2
votes
0answers
68 views

Does anybody know of a source that explains Wick rotation for fermions in 3-dimensional spacetime?

I've been looking for a long time and I've not had a lot of luck. I've found sources that use fermions in 3d Euclidean space but I can't find any that explain the Wick rotation from Minkowski space. ...
5
votes
1answer
141 views

Problem understanding sign of volume integral in Minkowski space

My professor told me that a 4-dimensional Minkowski - Space Integral I was working on can be written as the product of a metric tensor and a scalar: $\int d^4 k \frac{k^\mu ...
6
votes
2answers
107 views

Yang-Mills existence and mass gap

In the Clay institute problem description of the Yang-Mills existence and mass gap problem it states that the quantum Yang Mills needs to be formulated in $\mathbb{R}^4$ space. I was wondering whether ...
5
votes
2answers
271 views

Wick rotation in field theory - rigorous justification?

What is the rigorous justification of Wick rotation in QFT? I'm aware that it is very useful when calculating loop integrals and one can very easily justify it there. However, I haven't seen a ...
1
vote
1answer
80 views

Why can we simply absorb the positive coefficient of $i\epsilon$ in a propagator?

As far as I know, absorbing of the positive coefficient of $i\epsilon$ in a propagator seems to be a trivial operation without even the need of justification. In Peskin page 286, he did this: ...
5
votes
1answer
160 views

About the gauge formalism in statistical quantum field theory

I would like to understand a bit more the aspects of the gauge theory in statistical field theory. In particular, I would like to understand how the replacement $\tau \rightarrow it/\hbar$ is ...
6
votes
0answers
118 views

Srednicki's book chapter 8

Reading first page in chapter 8 of Srednicki's it reads: To employ the $\epsilon$ trick, we multiply $H_0$ with $1-i\epsilon$. The results are equivalent to replacing $m^2$ with $m^2-i\epsilon$. ...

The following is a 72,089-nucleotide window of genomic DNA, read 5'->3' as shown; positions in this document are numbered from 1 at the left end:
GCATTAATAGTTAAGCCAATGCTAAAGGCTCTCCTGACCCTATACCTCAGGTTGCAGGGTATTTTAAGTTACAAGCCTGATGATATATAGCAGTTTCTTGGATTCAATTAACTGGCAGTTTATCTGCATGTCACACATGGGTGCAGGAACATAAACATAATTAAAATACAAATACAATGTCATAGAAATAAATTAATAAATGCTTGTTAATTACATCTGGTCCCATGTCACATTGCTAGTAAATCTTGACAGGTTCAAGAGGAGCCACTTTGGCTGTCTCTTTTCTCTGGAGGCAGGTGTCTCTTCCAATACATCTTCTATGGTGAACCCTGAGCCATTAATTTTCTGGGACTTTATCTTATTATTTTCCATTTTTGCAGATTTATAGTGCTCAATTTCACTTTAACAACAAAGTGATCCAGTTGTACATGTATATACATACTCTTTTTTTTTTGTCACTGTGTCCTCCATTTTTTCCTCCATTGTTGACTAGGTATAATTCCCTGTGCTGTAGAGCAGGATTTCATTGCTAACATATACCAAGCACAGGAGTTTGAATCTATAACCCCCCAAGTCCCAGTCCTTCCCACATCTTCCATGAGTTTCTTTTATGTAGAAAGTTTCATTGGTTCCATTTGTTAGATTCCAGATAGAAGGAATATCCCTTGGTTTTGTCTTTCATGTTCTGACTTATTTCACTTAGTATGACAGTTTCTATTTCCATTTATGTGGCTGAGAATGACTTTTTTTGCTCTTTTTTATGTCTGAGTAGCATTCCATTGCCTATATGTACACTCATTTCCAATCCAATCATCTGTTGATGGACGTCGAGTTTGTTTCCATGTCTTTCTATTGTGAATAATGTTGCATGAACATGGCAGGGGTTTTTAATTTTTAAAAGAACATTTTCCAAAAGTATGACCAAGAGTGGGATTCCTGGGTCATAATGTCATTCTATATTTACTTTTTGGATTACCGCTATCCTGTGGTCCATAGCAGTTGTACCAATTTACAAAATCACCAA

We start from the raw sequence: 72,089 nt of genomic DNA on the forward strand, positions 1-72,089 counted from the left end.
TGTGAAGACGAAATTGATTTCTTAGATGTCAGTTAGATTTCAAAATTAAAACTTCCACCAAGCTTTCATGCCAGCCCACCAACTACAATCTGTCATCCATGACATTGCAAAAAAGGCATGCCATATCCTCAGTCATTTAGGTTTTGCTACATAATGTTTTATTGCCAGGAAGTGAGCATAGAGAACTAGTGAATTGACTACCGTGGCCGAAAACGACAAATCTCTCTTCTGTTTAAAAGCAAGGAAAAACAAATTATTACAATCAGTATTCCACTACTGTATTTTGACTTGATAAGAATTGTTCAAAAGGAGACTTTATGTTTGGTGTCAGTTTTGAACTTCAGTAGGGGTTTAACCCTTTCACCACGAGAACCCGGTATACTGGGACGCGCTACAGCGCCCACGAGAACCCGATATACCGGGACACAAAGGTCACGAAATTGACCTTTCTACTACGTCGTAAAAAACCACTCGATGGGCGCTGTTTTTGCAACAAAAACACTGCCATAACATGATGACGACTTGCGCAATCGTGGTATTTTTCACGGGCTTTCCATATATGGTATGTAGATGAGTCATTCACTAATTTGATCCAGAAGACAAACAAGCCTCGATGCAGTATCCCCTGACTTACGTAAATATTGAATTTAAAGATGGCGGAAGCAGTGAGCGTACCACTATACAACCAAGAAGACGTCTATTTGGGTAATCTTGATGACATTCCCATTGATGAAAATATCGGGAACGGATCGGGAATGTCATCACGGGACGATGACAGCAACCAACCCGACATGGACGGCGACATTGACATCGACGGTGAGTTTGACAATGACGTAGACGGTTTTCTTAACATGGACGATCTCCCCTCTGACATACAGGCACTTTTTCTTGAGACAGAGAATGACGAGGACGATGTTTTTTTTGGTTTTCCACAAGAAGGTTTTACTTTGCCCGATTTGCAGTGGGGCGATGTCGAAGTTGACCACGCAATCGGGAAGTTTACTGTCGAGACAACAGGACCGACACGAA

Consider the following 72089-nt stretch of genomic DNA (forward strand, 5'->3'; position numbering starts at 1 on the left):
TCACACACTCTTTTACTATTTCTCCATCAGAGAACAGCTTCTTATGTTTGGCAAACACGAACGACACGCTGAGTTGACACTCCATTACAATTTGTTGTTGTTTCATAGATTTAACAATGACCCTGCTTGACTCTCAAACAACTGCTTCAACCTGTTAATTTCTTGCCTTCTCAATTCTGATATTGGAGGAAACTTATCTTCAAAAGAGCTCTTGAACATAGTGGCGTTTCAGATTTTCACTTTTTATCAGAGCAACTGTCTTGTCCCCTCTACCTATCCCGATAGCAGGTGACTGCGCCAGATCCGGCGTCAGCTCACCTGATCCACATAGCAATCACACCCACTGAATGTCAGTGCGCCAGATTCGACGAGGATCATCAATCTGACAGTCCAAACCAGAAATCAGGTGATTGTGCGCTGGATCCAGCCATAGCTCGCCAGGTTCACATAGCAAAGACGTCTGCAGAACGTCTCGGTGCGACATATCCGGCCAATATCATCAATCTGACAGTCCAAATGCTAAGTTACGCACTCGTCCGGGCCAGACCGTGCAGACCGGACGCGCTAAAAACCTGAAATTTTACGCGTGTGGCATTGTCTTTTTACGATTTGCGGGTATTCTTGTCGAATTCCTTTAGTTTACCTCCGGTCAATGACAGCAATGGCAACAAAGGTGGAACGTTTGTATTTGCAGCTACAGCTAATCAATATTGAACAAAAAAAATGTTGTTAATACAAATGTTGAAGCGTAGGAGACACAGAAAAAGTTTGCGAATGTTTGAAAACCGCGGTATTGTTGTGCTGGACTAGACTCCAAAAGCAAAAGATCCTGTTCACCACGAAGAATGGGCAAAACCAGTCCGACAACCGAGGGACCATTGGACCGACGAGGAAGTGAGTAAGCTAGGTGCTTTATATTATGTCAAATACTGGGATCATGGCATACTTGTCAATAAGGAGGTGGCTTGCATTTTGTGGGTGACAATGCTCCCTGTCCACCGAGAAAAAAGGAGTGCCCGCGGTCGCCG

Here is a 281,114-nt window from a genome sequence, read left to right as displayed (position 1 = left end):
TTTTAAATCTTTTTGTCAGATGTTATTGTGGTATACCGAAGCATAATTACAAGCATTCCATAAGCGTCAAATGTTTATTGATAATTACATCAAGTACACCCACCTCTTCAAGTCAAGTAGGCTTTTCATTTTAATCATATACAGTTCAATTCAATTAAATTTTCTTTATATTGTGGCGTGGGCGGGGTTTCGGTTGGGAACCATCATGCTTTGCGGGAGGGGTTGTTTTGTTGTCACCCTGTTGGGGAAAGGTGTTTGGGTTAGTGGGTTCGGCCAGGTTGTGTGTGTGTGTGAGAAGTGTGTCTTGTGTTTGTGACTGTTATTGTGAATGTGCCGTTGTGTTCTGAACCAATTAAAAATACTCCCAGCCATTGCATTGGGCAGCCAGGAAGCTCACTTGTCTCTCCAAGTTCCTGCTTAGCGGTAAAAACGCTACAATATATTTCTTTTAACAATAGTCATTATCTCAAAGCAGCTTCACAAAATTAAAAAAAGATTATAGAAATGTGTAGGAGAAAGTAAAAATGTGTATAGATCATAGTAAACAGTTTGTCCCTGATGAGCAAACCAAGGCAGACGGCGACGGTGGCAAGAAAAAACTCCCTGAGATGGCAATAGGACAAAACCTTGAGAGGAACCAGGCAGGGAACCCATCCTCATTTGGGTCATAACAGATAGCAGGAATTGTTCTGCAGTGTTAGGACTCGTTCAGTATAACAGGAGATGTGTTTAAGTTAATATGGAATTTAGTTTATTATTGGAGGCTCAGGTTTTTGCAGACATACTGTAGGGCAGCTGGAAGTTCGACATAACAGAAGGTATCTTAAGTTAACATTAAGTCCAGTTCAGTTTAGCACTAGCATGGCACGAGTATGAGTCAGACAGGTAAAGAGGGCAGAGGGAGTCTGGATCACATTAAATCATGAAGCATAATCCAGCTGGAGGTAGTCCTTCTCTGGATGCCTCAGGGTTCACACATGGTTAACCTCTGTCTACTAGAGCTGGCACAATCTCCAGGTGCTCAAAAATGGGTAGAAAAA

4
votes
1answer
146 views

Hermitian conjugation in Radial Quantization

I'm a little confused about Hermitian conjugation in a radially quantized CFT. Now, in the Minkowski theory, Hermitian conjugation leaves the coordinates invariant, i.e. $t^\dagger = t$ and $x^\dagger ...
32
votes
4answers
1k views

How exact is the analogy between statistical mechanics and quantum field theory?

Famously, the path integral of quantum field theory is related to the partition function of statistical mechanics via a Wick rotation and there is therefore a formal analogy between the two. I have a ...
4
votes
0answers
155 views

Time Reversal in Euclidean Spacetime - unitary or antiunitary?

(pre-request) We know that time reversal operator $T$ is an anti-unitary operator in Minkowsi Spacetime. i.e. $$ T z=z^*T $$ where the complex number $z$ becomes its complex conjugate. See, for ...
4
votes
0answers
291 views

Time Reversal, CPT, spin-statistics, mass gap and chirality of Euclidean fermion field theory

In Minkowski space even-dim (say $d+1$ D) spacetime dimension, we can write fermion-field theory as the Lagrangian: $$ \mathcal{L}=\bar{\psi} (i\not \partial-m)\psi+ \bar{\psi} \phi_1 \psi+\bar{\psi} ...
4
votes
1answer
109 views